A New Technology for Obtaining Biomass-Derived Solid Fuel for Fluid Boilers
Andrzej Jordan1, Cezary Pieńkowski2
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1College of Computer Science and Business Administration in Łomża,
Akademicka 14, 18-400 Łomża, Poland
The post of visiting professor at the University of Bedfordshire, UK
2Chair of Heat Engineering, Faculty of Civil and Environmental Engineering, Białystok Technical University,
Wiejska 45 E, 15-351 Białystok, Poland
Pol. J. Environ. Stud. 2010;19(3):485–489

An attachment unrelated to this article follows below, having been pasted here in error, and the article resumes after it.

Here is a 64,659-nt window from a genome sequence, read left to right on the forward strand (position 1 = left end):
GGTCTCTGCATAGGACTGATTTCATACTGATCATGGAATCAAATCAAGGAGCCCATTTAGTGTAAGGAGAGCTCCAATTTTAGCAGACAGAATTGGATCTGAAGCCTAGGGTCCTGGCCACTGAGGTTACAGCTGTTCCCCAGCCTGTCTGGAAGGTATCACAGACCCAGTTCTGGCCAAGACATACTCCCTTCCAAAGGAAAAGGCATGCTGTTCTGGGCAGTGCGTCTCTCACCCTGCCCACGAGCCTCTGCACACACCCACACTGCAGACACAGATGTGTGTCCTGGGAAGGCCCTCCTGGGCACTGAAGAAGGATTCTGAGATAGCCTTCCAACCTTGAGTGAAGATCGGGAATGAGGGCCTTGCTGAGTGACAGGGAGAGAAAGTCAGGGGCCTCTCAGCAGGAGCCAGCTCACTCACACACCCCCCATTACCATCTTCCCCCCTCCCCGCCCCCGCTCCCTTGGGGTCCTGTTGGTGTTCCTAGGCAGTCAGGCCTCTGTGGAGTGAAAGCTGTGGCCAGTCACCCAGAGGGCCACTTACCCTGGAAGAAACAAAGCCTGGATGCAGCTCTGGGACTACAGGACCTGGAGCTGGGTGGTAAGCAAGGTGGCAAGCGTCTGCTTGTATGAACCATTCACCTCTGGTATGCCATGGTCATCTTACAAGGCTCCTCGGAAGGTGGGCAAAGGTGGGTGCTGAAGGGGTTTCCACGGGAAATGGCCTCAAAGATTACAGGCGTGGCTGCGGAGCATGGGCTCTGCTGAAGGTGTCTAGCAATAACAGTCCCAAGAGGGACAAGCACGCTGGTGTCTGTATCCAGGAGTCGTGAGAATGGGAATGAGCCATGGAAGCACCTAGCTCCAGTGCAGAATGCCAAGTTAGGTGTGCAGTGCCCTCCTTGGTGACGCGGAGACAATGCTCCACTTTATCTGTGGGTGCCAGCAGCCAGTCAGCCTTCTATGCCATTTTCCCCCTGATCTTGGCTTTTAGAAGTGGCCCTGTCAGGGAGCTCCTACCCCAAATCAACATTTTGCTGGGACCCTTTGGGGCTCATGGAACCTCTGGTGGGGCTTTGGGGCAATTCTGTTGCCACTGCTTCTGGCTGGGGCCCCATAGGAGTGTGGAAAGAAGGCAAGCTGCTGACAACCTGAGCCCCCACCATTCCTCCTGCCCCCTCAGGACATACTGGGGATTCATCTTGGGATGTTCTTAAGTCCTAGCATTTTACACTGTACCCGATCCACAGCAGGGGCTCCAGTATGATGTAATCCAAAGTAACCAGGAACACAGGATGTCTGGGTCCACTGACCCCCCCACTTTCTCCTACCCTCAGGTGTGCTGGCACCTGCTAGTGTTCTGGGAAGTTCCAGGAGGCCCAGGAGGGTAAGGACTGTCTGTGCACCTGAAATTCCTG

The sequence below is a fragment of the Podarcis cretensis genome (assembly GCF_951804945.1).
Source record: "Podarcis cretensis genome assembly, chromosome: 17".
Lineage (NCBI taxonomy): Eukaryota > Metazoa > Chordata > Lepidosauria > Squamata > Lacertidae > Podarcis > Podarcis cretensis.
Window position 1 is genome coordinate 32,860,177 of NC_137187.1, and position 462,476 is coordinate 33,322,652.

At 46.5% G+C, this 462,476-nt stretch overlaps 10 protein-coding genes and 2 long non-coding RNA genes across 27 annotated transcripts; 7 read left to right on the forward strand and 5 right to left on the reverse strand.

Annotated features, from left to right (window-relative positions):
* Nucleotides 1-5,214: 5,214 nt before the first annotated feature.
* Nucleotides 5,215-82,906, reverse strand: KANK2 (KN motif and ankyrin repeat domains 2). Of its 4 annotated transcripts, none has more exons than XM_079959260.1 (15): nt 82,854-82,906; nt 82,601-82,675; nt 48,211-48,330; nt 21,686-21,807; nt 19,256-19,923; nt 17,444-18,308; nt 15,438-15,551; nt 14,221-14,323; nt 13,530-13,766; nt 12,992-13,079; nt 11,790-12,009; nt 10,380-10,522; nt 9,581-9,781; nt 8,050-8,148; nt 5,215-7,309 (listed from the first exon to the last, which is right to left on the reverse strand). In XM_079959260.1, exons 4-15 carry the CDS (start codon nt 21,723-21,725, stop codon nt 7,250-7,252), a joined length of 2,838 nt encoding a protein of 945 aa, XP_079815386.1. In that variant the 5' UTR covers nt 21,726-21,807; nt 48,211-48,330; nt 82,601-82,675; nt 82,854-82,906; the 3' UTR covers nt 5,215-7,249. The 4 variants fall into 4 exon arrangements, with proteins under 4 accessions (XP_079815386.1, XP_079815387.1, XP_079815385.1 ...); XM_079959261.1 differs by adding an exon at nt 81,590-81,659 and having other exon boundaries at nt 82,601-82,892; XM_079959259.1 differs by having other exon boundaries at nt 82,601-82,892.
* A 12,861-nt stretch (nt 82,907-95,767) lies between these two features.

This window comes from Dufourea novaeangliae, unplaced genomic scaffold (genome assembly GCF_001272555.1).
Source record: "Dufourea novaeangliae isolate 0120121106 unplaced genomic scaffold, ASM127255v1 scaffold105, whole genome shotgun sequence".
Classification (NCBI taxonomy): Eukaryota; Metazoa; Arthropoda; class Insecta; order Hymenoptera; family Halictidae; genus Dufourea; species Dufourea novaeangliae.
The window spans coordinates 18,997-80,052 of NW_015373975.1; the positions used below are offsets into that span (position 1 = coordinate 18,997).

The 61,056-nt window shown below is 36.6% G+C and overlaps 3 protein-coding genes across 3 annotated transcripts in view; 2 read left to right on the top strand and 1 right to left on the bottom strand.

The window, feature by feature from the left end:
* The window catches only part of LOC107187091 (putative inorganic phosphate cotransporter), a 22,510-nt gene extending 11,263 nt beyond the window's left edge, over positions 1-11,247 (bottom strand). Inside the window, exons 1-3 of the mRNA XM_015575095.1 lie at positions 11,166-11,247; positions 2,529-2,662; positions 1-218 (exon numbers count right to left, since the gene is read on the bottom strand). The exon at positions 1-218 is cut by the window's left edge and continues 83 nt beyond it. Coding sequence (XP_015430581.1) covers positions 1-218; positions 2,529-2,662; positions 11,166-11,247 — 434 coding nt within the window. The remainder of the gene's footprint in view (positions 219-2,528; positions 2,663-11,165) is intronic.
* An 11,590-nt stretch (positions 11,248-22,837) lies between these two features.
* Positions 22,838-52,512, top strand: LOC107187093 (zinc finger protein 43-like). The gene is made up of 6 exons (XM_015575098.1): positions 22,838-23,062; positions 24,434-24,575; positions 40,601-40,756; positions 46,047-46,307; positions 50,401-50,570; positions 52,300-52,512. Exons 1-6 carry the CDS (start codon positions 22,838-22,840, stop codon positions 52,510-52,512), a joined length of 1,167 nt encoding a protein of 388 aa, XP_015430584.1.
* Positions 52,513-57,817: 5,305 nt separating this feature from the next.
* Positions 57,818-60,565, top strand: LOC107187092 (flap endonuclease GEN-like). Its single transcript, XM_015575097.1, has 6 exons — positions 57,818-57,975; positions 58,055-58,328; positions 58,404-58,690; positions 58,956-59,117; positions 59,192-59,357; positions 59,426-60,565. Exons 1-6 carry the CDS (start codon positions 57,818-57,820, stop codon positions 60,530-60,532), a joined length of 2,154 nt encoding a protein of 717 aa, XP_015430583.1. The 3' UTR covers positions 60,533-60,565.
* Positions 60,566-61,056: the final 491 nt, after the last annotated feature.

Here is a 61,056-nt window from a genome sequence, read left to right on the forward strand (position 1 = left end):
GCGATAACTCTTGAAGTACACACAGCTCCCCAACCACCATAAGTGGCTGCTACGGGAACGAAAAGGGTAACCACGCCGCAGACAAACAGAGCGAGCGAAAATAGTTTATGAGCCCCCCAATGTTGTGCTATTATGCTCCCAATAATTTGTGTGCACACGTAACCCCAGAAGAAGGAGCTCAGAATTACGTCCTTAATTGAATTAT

Our paper presents a technology for obtaining solid fuel in the form of briquettes intended for firing fluid boilers operating at high capacity heating stations and heat and power stations. Combustion of biomass in a fluid boiler is subject to stringent limitations concerning the chlorine, sodium and potassium contents in the fuel. One should particularly note chlorine corrosion that can only be minimized by reducing the chlorine content in the fuel below 0.06%. A result of this study will be complete utilization of biomass resources available in National Parks in the form of chips, shrubs, grasses, sedges and biomass produced by cultivating energy crops, such as energy willow. This led to the development of a technology for the production of solid fuel in the form of briquettes or fragments thereof, containing no more than 0.06% of chlorine. In turn, the use of nonforest biomass was increased by 30%.